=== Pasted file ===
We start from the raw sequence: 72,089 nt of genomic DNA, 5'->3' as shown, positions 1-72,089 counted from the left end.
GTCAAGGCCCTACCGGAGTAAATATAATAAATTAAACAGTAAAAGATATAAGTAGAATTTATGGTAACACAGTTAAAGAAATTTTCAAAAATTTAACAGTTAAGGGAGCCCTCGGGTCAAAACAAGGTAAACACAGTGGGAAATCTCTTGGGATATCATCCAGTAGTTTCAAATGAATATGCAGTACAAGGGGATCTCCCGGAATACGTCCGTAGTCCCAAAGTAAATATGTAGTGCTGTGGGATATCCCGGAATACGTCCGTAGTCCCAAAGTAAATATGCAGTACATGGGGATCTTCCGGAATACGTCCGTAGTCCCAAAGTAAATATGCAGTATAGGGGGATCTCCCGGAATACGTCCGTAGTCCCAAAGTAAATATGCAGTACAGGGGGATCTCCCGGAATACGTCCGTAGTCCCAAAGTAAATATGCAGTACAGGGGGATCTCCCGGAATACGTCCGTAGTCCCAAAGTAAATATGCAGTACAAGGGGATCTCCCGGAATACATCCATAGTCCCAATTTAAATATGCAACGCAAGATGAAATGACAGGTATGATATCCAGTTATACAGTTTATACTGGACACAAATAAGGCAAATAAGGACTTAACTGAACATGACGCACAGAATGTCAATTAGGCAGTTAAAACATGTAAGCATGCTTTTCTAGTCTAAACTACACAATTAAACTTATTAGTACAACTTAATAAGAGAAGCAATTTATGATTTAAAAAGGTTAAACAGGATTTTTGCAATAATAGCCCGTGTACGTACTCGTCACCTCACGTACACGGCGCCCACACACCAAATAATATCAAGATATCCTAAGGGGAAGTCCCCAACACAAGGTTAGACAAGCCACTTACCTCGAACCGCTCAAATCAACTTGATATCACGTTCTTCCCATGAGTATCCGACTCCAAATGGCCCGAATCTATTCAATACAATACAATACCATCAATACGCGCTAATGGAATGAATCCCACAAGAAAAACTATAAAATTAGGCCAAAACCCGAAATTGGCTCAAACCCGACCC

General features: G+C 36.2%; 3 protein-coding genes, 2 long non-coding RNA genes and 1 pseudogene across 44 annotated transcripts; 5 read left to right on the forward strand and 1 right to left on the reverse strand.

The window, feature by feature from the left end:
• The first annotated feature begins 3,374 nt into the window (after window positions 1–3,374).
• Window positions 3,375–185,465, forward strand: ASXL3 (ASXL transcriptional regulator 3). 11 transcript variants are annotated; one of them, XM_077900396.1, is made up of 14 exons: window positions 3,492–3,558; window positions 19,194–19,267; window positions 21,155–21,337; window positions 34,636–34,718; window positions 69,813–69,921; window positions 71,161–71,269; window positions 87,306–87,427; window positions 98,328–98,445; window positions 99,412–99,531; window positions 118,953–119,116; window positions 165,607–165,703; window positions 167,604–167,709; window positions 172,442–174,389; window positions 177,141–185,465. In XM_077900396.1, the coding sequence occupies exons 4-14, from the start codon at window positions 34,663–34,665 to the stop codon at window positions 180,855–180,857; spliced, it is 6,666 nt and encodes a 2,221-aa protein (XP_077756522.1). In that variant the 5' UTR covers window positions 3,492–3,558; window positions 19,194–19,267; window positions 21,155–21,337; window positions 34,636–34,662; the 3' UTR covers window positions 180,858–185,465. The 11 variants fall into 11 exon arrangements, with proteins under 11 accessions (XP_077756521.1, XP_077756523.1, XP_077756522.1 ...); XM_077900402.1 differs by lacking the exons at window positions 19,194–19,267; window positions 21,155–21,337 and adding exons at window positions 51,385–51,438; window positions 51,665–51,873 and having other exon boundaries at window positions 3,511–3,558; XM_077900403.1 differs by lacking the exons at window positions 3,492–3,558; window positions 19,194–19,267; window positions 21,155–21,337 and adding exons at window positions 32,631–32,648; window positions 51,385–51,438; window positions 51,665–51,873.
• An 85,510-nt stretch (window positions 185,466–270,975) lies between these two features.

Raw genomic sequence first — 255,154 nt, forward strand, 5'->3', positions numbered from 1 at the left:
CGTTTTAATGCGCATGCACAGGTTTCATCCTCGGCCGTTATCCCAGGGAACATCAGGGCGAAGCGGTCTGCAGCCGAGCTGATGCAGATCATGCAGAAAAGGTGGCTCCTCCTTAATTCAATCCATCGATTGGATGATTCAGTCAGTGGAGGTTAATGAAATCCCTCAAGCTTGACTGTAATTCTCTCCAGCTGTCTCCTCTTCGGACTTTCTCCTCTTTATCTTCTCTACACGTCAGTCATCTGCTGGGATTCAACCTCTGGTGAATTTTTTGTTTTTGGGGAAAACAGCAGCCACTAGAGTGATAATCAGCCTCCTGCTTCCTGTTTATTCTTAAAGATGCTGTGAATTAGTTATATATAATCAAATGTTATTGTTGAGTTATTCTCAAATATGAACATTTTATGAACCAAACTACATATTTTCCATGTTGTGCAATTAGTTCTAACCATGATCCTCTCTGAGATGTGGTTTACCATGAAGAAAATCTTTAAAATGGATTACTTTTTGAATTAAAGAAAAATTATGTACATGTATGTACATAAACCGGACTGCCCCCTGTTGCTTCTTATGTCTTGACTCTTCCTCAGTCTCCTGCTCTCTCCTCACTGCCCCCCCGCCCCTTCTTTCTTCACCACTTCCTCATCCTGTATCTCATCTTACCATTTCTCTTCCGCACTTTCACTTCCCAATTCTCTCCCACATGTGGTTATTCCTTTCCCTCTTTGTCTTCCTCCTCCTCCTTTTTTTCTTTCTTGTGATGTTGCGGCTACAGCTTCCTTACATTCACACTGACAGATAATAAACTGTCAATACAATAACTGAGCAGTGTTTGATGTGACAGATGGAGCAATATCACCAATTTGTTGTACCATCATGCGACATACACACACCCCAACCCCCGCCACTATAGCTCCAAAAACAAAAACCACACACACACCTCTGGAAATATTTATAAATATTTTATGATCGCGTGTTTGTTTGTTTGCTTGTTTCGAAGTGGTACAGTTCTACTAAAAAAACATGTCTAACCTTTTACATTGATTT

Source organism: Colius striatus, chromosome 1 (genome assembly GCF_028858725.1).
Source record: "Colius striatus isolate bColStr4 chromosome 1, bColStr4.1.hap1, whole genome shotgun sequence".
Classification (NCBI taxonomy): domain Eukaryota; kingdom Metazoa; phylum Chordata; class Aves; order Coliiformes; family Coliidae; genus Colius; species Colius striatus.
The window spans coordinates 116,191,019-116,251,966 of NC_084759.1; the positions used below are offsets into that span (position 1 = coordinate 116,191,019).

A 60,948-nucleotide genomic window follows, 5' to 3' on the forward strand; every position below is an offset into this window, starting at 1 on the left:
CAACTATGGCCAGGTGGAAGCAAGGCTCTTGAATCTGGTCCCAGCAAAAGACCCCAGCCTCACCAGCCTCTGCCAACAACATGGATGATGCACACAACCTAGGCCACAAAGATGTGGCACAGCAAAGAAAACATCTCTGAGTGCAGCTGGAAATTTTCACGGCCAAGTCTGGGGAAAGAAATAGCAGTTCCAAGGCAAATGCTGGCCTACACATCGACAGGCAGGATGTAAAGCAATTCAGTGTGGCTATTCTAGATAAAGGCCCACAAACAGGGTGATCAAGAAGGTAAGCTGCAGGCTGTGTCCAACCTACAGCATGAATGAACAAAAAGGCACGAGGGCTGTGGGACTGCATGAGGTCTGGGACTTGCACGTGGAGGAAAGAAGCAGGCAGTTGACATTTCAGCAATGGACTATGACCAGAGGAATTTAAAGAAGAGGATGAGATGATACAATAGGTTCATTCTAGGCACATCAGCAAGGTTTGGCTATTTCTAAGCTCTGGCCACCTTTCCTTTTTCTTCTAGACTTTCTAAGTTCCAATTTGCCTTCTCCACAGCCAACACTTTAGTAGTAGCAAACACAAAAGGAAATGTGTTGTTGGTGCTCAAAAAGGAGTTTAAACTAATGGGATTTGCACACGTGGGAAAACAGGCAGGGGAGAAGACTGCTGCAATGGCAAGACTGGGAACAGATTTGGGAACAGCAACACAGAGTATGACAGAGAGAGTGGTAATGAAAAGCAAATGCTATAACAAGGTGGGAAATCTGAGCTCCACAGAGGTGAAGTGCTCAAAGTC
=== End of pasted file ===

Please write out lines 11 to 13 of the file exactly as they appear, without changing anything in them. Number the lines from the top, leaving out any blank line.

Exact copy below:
Source record: "Colius striatus isolate bColStr4 chromosome 1, bColStr4.1.hap1, whole genome shotgun sequence".
Classification (NCBI taxonomy): domain Eukaryota; kingdom Metazoa; phylum Chordata; class Aves; order Coliiformes; family Coliidae; genus Colius; species Colius striatus.
The window spans coordinates 116,191,019-116,251,966 of NC_084759.1; the positions used below are offsets into that span (position 1 = coordinate 116,191,019).